Samsung (OTC:SSNLF) is struggling. Last month, when the Korean tech giant reported earnings, it revealed that its revenue and profits have declined sharply. Meanwhile, its smartphone market share has begun to slip.

As Google's (NASDAQ:GOOG) (NASDAQ:GOOGL) single largest hardware partner, and the one handset manufacturer most responsible for Android's global domination, Samsung's decline could be a problem for Google's mobile ambitions.

Samsung dominates Android
Samsung's share of the Android market is massive. In February, analytics firm Localytics estimated that Samsung had manufactured nearly two-thirds of the Android devices currently in use -- LG came in a distant second, with just 7% of the market.

Samsung's flagship Galaxy smartphones comprised the bulk of those devices, but Samsung has also emerged as the dominant player in the Android tablet market. With a plethora of tablets offered in nearly every size and at every price point, Samsung has been steadily growing its share of the tablet market, with shipments rising to 11.2 million in the first quarter, up from just 8.5 million in the first quarter of 2013.

Samsung's Galaxy brand has become so synonymous with Android that Microsoft, in a presentation outlining its rationale for acquiring Nokia's handset unit, referred to all Android handsets as "Android/Galaxy" phones.

Google has many other hardware partners
Samsung is the largest and most dominant Android OEM, but it isn't the only one -- Google has many other hardware partners, some of which produce high-end Android devices as good or better than Samsung's. In addition to the aforementioned LG, there's Sony with the Xperia line, HTC with its well-regarded One, Motorola and Asus, in addition to emerging Chinese upstarts like OnePlus and low-end players like Karbonn and Micromax.

Although Samsung is struggling, Google's other hardware partners are seeing some limited success. Last month, LG reported a sharp rise in profit for the second quarter, boosted by growing smartphone sales. HTC's results were similar, with net profit and revenue rising. Motorola, meanwhile, appears to be on the upswing, with its low-cost Moto G capturing a sizable share of Indian smartphone market: According to Flipkart, one of India's largest e-commerce websites, Motorola has become a top five smartphone vendor in the country.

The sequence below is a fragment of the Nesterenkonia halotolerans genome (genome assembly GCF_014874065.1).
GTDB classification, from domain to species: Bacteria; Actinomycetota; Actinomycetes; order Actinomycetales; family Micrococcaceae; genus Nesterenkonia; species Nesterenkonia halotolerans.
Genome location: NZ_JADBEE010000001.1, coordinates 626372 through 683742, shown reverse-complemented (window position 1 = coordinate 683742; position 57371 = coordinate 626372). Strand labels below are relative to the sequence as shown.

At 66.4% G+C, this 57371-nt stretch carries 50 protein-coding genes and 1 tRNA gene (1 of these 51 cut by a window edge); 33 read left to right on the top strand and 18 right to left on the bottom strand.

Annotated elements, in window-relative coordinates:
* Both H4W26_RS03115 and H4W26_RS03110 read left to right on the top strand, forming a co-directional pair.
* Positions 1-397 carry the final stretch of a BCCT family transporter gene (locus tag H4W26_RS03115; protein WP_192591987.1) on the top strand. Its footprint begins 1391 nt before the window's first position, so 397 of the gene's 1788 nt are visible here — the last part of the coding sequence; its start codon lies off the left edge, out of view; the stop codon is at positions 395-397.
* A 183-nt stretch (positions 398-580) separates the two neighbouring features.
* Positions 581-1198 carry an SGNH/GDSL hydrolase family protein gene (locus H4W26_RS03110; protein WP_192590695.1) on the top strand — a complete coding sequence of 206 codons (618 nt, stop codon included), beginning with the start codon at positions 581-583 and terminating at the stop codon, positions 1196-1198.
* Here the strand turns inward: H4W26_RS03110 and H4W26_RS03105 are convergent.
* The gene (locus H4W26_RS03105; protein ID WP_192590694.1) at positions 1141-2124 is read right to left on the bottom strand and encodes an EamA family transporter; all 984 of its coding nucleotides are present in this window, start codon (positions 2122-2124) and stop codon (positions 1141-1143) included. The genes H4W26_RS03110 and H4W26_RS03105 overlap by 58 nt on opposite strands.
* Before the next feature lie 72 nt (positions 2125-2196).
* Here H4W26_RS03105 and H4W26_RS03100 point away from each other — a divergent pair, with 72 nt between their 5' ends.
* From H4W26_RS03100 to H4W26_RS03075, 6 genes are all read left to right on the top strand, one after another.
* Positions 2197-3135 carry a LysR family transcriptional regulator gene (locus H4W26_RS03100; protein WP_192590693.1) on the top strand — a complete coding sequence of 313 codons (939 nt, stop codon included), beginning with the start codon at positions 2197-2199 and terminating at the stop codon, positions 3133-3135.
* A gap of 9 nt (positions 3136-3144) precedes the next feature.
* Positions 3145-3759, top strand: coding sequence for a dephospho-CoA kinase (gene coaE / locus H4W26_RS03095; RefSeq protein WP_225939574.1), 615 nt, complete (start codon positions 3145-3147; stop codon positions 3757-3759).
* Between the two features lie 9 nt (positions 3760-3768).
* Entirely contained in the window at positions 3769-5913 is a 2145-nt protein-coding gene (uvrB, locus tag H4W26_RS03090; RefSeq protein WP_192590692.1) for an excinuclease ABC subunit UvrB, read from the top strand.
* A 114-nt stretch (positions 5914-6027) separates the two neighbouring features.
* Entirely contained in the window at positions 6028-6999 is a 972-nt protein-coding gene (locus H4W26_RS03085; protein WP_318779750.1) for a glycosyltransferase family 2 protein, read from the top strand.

Android forks are pressuring Samsung
But given Samsung's size, the Galaxy brand would be difficult to replace, and Samsung's decline does pose a real risk for Google. Much of Samsung's struggle appears to be emanating from the low-end, in markets like China, where heavily modified versions -- called forks -- of Android are common. Some analysts were quick to see Samsung's recent problems as a positive sign for Apple, but when Samsung reported earnings, it blamed emerging market competition rather than pressure from high-end competitors.

One company that appears to be giving Samsung fits is Xiaomi, a relatively new Chinese upstart that has, within the last four years, risen to the top of China's smartphone market. Unlike Samsung, and most of Google's other hardware partners, Xiaomi relies on a forked version of the Android operating system -- called MIUI -- that strips out Google's services in favor of its own. Thus far, Xiaomi has been contained to China, but has begun to branch out into new markets, including India.

Xiaomi's recent growth appears to be a major factor behind the increasing popularity of Android forks: According to a recent report from ABI Research, forked versions of Android composed roughly 20% of the smartphones shipped in the second quarter, up 3% sequentially.

Does Google need Samsung?
In that sense, Samsung's recent weakness is a poor sign for Google's mobile ecosystem -- despite widespread speculation that it would eventually introduce a fork of its own, Samsung has remained loyal to Google's mobile operating system.

To be clear, Google's version of Android is still overwhelmingly dominant -- it shipped on nearly two-thirds of the world's smartphones last quarter. Samsung's decline won't doom Google's mobile ecosystem by any means, but the weakness of what Google calls its "fellow traveler" certainly won't help.